FIG. 3 is a plot of the response of a cholesteric material to a pulsed electrical field using one possible type of display driver mechanism. Such curves can be found in U.S. Pat. Nos. 5,453,863 and 5,695,682. For a given pulse time, typically between 5 and 200 milliseconds, a pulse at a given voltage can change the optical state of a cholesteric liquid crystal. Voltage below disturbance voltage V1 can be applied without changing the state of the cholesteric material. A higher voltage pulse at a focal-conic voltage V3 will force a cholesteric material into the focal conic state 52. A voltage pulse at planar voltage V4 will force the cholesteric material into the planar state 50. The curve characteristic of cholesteric liquid crystal permits passive matrix writing of cholesteric displays.
FIG. 4 illustrates a method of fabricating a display in accordance with one aspect of the present invention. This method comprises: (a) providing a substrate 15; (b) forming transparent first conductors 20; (c) forming second conductors 40; (d) forming a layer of polymer-dispersed liquid-crystal material 30 disposed between the first and second conductors; (e) forming at least one barrier layer 17 comprising ultraviolet blocking material and a binder, which layer is disposed to block ultraviolet radiation from striking said polymer-dispersed liquid-crystal material, and (f) subsequently etching the second conductors with a UV laser beam 80 while the ultraviolet blocking material effectively absorbs UV radiation from the UV laser beam before the radiation reaches the first conductors, thereby effectively preventing damage to the first conductors. Methods of etching are disclosed in U.S. Pat. No. 6,236,442 to Stephenson et al., hereby incorporated by reference.
A coating according to the present invention was made to determine if UV absorbers were effective in accordance with the present invention. In a first test, a coating contained a dispersion containing 2 wt. % photographic-grade gelatin and 3 wt. % organic near ultraviolet blocking material. The ultraviolet blocking material is a mixture of 2-(2′-hydroxy-3′,5′-di-tert-amylphenyl)benzotriazole (CAS 025973-555-1) and 2-(3′-tert-butyl-2′-hydroxy5′-methylphenyl)-5-chloro-benzotriazole (CAS 003896-11-5), each compound available under the brand name Tinuvin® from Ciba Corporation. The dispersion was coated at a rate of 11.6 cc per square meter onto a polyester support. The resulting layer was 0.70 microns thick. In a second test, TiO2 particles were coated in gelatin onto the polyester support. The TiO2 particles had an average particle size of 60 nm, and originated from a dispersion comprising (by weight percent) 10.9% TiO2, 1.4% amino-trimethyl phosphonic acid dispersant CAS 002235-43-0, and 87.7% water. The resulting layer was 0.5 microns thick.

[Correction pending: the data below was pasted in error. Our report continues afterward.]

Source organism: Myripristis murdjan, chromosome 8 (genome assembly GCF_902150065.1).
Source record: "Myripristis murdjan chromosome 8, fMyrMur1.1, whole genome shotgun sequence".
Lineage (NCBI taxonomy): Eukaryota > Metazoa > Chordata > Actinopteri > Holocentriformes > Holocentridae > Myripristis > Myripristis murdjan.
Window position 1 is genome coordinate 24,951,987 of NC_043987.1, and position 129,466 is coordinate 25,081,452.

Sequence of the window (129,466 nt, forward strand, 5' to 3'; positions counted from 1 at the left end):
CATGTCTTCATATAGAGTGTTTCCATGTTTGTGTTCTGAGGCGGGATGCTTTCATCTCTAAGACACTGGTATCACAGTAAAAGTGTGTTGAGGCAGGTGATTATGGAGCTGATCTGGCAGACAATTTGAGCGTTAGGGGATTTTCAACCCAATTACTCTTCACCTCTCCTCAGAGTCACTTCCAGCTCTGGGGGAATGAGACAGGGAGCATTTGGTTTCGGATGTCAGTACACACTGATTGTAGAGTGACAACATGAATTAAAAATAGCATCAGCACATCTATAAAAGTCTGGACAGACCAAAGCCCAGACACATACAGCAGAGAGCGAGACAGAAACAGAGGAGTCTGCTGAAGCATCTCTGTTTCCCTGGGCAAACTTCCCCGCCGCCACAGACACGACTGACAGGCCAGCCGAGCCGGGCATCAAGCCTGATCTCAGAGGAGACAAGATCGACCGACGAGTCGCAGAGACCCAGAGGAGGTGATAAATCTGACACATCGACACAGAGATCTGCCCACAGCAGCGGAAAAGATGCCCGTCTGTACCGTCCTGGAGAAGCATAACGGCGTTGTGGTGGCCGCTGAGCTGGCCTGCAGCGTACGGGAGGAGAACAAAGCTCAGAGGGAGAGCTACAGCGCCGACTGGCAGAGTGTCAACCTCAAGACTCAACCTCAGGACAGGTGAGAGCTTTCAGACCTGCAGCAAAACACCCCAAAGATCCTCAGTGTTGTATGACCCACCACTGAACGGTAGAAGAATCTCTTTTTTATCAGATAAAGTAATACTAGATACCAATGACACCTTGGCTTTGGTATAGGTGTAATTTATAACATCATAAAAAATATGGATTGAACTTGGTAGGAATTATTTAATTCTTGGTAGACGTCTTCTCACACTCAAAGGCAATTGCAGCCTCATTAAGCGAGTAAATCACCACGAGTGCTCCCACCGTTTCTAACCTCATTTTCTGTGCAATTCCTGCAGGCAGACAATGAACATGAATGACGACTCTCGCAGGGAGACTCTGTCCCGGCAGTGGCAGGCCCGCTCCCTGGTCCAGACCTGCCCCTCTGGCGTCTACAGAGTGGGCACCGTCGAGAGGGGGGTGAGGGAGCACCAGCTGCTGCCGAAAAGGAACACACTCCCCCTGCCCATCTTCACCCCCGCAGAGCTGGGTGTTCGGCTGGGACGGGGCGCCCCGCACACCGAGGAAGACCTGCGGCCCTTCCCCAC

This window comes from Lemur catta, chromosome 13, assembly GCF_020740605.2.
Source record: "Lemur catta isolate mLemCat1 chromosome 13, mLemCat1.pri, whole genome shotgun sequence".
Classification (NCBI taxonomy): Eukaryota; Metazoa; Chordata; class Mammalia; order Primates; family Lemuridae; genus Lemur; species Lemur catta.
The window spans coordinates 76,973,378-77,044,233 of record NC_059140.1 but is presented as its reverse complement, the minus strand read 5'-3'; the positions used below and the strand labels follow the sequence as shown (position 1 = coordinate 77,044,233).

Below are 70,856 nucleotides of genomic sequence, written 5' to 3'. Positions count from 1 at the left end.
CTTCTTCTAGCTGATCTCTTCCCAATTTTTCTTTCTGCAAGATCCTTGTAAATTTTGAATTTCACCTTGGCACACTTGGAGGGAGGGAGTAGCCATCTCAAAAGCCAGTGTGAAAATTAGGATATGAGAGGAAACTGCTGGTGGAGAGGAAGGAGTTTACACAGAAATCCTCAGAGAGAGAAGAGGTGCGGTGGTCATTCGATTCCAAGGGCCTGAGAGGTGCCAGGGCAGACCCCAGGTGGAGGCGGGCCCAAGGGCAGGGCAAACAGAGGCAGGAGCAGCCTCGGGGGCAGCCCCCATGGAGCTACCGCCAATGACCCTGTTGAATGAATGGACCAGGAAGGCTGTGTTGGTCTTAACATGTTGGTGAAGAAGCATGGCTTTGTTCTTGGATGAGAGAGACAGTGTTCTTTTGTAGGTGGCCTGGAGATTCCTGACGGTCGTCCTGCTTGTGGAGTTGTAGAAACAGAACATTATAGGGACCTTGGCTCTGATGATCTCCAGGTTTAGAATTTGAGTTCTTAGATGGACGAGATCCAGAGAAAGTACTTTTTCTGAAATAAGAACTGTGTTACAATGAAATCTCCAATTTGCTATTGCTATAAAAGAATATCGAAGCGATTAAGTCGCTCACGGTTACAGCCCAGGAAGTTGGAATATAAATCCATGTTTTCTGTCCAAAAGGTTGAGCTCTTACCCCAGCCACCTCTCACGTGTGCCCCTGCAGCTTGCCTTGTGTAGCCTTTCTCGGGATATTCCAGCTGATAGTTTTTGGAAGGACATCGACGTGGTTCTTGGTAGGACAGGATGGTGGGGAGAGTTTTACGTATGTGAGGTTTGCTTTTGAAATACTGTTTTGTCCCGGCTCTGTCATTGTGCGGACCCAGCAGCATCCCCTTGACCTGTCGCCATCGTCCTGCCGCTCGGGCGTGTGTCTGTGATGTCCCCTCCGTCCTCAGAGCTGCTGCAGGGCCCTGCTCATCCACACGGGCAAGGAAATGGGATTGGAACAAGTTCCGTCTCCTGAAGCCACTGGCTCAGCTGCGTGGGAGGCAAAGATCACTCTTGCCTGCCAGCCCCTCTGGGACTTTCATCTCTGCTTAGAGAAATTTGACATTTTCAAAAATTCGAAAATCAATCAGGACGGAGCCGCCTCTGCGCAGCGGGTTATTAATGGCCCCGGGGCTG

FIG. 5 shows the transmission spectroscopy of a 125-micron polyester support alone, the support coated with the organic near ultraviolet blocking material, and the support coated with the titanium dioxide coating that was 0.5 microns thick. The titanium-dioxide coating provides UV protection in the spectral region between 350 and 400 nanometers. The coating with the organic near ultraviolet blocking material provides almost complete blocking of the region. The coating with the organic near ultraviolet blocking material was, therefore, found to be more effective in protecting cholesteric liquid crystal than the TiO2 blocking material. The coating with the ultraviolet blocking materials were thin enough to add the UV protection without significantly increasing in driving voltage.
The invention has been described in detail with particular reference to certain preferred embodiments thereof, but it will be understood that variations and modifications can be effected within the spirit and scope of the invention.
15 display substrate
17 barrier coating
20 first conductors
30 polymer-dispersed cholesteric layer
40 second conductors
60 incident light
62 reflected light
72 planar liquid crystal
74 focal-conic liquid crystal
80 laser beam
V1 disturbance voltage
V2 focal-conic voltage
V3 planar voltage
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|U.S. Classification||349/86, 349/104, 349/105|
|International Classification||G02F1/1334, G02F1/1333, G02F1/137|
|Cooperative Classification||G02F1/1334, G02F1/13718, G02F2201/086, G02F1/133345|
|European Classification||G02F1/1333I, G02F1/1334|
|Sep 9, 2003||AS||Assignment|
Owner name: EASTMAN KODAK COMPANY, NEW YORK
Free format text: ASSIGNMENT OF ASSIGNORS INTEREST;ASSIGNORS:STEPHENSON, STANLEY W.;BRICK, MARY C.;REEL/FRAME:014467/0900;SIGNING DATES FROM 20030811 TO 20030904
|Sep 18, 2007||AS||Assignment|
Owner name: INDUSTRIAL TECHNOLOGY RESEARCH INSTITUTE, TAIWAN
Free format text: ASSIGNMENT OF ASSIGNORS INTEREST;ASSIGNOR:EASTMAN KODAK COMPANY;REEL/FRAME:019834/0987
Effective date: 20070831
Owner name: INDUSTRIAL TECHNOLOGY RESEARCH INSTITUTE,TAIWAN
Free format text: ASSIGNMENT OF ASSIGNORS INTEREST;ASSIGNOR:EASTMAN KODAK COMPANY;REEL/FRAME:019834/0987
Effective date: 20070831